- Audible Audiobook
- Listening Length: 7 hours and 3 minutes
- Program Type: Audiobook
- Version: Unabridged
- Publisher: Penguin Audio
- Audible.com Release Date: February 20, 2018
- Whispersync for Voice: Ready
- Language: English, English
- ASIN: B075F96L8N
- Amazon Best Sellers Rank:
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Political Tribes: Group Instinct and the Fate of Nations Audible Audiobook – Unabridged
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Her fascinating and well-written descriptions of the various groups into which American democracy is dissolving make very good reading — must-reading, for anyone interested in The USA or The World, in this Age of Trump and Age of Asia. But whether it all boils down to Tribalism, or to anything else understandable or manageable, much less a characterization of how things-political will proceed going forward, well, I’m still a sceptic — still it seems like a dissolution, to me, simply a mess now, and Trump simply a bottom-feeder opportunist taking advantage.
I hope I’m wrong and she’s right, as I’d love to believe that we somehow can bring order out of all the chaos she so elegantly describes. But I fear it’s just chaos, in fact — that her Tribalism is simply what’s left-over when systems fail, the primal soup from which we emerged in the 15th century to found our nation-states, and to which we seem to be returning now that our Terrible-20th century Long War and Pax Americana are gone.
Everyone everywhere needs to read her book, I think — it is that good, and that general, and all of us around the globe need some reassurance now that we do not face just-chaos, in our 2 great paradigm shifts from Manufacturing to Digital, and from Empires to Asia — but as we grasp for straws, and I fear Tribalism may be one such, we must remember Yeats’ warning that this may be, only,
Things fall apart; the centre cannot hold;
Mere anarchy is loosed upon the world,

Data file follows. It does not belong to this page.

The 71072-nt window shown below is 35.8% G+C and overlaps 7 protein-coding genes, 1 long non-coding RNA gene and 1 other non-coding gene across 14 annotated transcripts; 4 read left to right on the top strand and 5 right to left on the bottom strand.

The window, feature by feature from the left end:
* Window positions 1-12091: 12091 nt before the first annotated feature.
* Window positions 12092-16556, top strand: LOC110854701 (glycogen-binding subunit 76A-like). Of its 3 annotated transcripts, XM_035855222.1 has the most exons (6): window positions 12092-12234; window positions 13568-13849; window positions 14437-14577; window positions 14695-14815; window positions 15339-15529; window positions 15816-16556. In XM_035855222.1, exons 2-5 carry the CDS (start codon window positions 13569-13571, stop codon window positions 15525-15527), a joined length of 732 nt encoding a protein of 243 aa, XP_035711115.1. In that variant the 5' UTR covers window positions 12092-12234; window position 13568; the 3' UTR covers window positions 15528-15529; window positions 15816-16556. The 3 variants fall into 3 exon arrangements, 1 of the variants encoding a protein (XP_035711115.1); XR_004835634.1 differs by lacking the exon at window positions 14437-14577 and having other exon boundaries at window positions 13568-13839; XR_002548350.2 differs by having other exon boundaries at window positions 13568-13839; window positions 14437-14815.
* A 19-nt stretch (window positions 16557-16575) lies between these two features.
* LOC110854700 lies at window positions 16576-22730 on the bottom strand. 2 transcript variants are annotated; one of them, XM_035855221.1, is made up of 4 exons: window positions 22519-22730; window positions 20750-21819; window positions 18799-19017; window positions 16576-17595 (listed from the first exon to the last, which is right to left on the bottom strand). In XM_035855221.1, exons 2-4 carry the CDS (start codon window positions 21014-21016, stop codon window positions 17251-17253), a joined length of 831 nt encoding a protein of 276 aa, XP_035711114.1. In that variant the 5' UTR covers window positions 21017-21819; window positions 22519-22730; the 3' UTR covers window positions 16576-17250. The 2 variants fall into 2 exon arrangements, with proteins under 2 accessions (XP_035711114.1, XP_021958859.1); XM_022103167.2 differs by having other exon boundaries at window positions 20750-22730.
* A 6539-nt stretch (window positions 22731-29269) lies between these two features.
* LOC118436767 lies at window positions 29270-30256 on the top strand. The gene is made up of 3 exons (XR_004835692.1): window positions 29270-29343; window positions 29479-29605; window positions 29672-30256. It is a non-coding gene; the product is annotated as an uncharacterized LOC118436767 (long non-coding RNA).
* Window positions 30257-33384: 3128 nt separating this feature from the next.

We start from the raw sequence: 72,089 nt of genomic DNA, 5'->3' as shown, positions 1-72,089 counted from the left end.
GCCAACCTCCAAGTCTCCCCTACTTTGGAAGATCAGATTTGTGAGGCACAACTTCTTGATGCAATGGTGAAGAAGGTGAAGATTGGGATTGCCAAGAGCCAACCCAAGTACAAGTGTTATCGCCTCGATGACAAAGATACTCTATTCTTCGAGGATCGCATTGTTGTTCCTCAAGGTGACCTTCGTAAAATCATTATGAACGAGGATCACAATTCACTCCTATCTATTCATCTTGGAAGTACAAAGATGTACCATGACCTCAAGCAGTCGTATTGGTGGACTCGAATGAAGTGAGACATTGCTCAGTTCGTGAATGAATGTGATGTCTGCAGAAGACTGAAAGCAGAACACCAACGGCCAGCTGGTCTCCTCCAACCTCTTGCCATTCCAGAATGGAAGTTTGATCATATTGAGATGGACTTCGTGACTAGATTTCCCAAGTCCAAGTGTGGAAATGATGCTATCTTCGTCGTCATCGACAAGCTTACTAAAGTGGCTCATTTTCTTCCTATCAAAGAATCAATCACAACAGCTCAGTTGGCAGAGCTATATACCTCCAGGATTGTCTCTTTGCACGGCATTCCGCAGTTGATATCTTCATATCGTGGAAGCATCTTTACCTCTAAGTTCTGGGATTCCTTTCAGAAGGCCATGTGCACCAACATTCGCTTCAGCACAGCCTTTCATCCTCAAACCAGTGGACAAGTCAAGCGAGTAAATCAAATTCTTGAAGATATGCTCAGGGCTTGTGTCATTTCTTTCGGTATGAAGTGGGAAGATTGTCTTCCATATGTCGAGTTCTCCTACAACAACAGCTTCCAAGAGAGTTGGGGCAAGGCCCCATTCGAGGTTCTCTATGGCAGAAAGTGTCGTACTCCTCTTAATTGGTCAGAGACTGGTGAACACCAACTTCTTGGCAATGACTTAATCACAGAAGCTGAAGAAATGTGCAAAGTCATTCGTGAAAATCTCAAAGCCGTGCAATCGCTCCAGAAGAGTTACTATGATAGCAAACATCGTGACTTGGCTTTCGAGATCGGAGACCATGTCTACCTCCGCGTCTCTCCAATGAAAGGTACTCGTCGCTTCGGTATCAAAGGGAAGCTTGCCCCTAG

— and that Trump and various other similar disasters elsewhere may be our own “rough beast, its hour come round at last”. I’d still prefer liberal democracy, a 2-Party System, multilateral treaties and foreign policies, and universalized Human Rights, over the tribalized-world Chua appears to be recommending here.
Subtly provocative, Chua's analysis of domestic politics transcends political parties. Instead of taking sides, she makes clear-eyed critiques of the ways both parties have contributed to our current polarization and divisiveness. Members of BOTH parties will no doubt be challenged (and perhaps even angered!) by different parts of the book, but republicans, democrats and independents alike would all do well to read the book and think deeply about Chua's argument. The book is filled with fascinating statistics and studies that will make you think differently about things like occupy wall street, the rise of Trump, immigration, and economic inequality. And though Political Tribes is truly harrowing at times, I definitely found it to be, ultimately, a hopeful book.
Overall, insightful, but it felt half baked. This is kind of a running theme with Chua's work. She excels at identifying problems that seem obvious in hindsight, but finishes on half-earned high notes without evaluating how societies can work through the problems she identifies. At her most uninspired, she tends to drift into cultural superiority arguments without empirical evidence to support her claims.
That being said, worth a read, especially if you haven't read any of her ethnic conflict-related work before.
In thinking, there is optimism. America's history showed early tribal conflict, with Hamilton's faction seeking British institutions, so bad that Jefferson left retirement to become our third President and block Hamilton's attacks made through Washington and Adams. We had other tribal conflicts. Some were handled well on the first try. Others needed several tries. Some yet unresolved need another try. America survives. It is too important for human freedom not to survive. We are still the only example of bottom-up partitioned Presidential democracy, where 13 States diverse in economy and religion agreed in 1787 to share defense, diplomacy, and treasury, then over many years added 37 more States diverse in economy and religion asking to join that sharing. States are peers, with Constitutions and governments. Americans can and do choose partitions. The world needs a partition example to survive. Every stressed country in Amy Chua's chapters needs partitions to keep tribes from excess contact fueling their fires. America needs new kinds of partitions keeping fire breathing attackers like bots from contact with people who interact without fire. Those people are Amy Chua's optimism. Her book points the way. We can't only wait and see.